Authorities charged two men with murder in the case of a missing Hofstra graduate from Stamford, Connecticut, who was stabbed 15 times in the chest in a luxury Manhattan apartment and then buried in a shallow grave in New Jersey.
James Rackover and Lawrence Dilione both face charges of second-degree murder, concealment of a corpse and tampering with evidence. Dilione was also charged with hindering prosecution.
Police said 26-year-old Joey Comunale appears to have been stabbed to death in some sort of dispute after he, two other men and three women returned from a nightclub on 14th Street late Saturday or early Sunday.
One official said that Comunale was stabbed sometime after the three women left the luxury apartment building. Police aren't sure how the body was removed from the apartment, but believe it was ultimately transported to the shallow grave in Monmouth County and partially burned.
NYPD Chief of Detectives Robert Boyce, at a news conference Thursday, confirmed that Comunale was stabbed 15 times in the chest.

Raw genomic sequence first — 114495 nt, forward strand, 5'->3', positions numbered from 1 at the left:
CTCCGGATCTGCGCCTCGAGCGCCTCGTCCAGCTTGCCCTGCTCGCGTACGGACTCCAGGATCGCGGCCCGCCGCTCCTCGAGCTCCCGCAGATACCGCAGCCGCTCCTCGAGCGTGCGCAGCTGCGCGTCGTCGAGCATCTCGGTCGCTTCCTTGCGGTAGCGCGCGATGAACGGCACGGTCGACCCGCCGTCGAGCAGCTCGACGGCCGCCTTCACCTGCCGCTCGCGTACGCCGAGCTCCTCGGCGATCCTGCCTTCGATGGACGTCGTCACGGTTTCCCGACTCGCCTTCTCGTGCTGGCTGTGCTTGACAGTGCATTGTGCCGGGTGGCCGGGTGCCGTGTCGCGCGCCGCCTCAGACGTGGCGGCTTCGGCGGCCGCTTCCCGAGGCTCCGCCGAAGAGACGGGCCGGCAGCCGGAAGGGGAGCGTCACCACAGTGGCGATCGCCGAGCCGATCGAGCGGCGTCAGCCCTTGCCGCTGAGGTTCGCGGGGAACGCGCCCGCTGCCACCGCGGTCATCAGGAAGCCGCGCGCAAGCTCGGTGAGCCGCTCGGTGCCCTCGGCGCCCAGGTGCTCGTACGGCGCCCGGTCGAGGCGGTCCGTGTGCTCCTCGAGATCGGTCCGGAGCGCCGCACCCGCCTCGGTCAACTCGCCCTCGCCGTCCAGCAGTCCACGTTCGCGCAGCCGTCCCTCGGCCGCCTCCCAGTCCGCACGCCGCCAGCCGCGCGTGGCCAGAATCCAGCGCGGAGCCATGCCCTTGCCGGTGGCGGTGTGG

Chopper 4 showed an extensive law enforcement presence at the scene where Comunale's body was found — a wooded area behind an old police department that had to relocate due to Sandy devastation. NYPD vehicles were spotted in addition to local law enforcement.
Police had said there were signs of foul play in the disappearance of Comunale, who was last seen on surveillance video entering the Grand Sutton building near the corner of East 59th Street and First Avenue Sunday morning.
Stamford police said on Wednesday that the man had gone to New York City with friends on Saturday night and separated from them at some point. Police in Connecticut have not yet contacted the friends, but are aiding the NYPD in its investigation.
He was reported missing by his father.
Crime scene investigators were later seen carrying out bags of evidence from the apartment building. Law enforcement sources said they found bloody clothing and bloody sheets, along with a luggage cart that had evidence of blood on it. Boyce described the blood spatter in the apartment as "quite noticeable."
Comunale's family was asked to come to New Jersey to make an identification.
"He was one of a kind," Comunale's stunned father, Pat, told reporters from his Connecticut home Wednesday. "We're just in denial. This is not something that happens to kids like this. I don't know if it was pre-meditated. I don't know how it happened."
Comunale graduated from Hofstra University and was an avid hockey player.
"He was that kid, life of the party, never did anything wrong. Good-hearted kid," said friend Devin Edwards. "A lot of people, a lot of friends loved him very much."
"He didn't deserve this," Pat Comunale said. "He didn't go looking for trouble. It wasn't right. This is not right."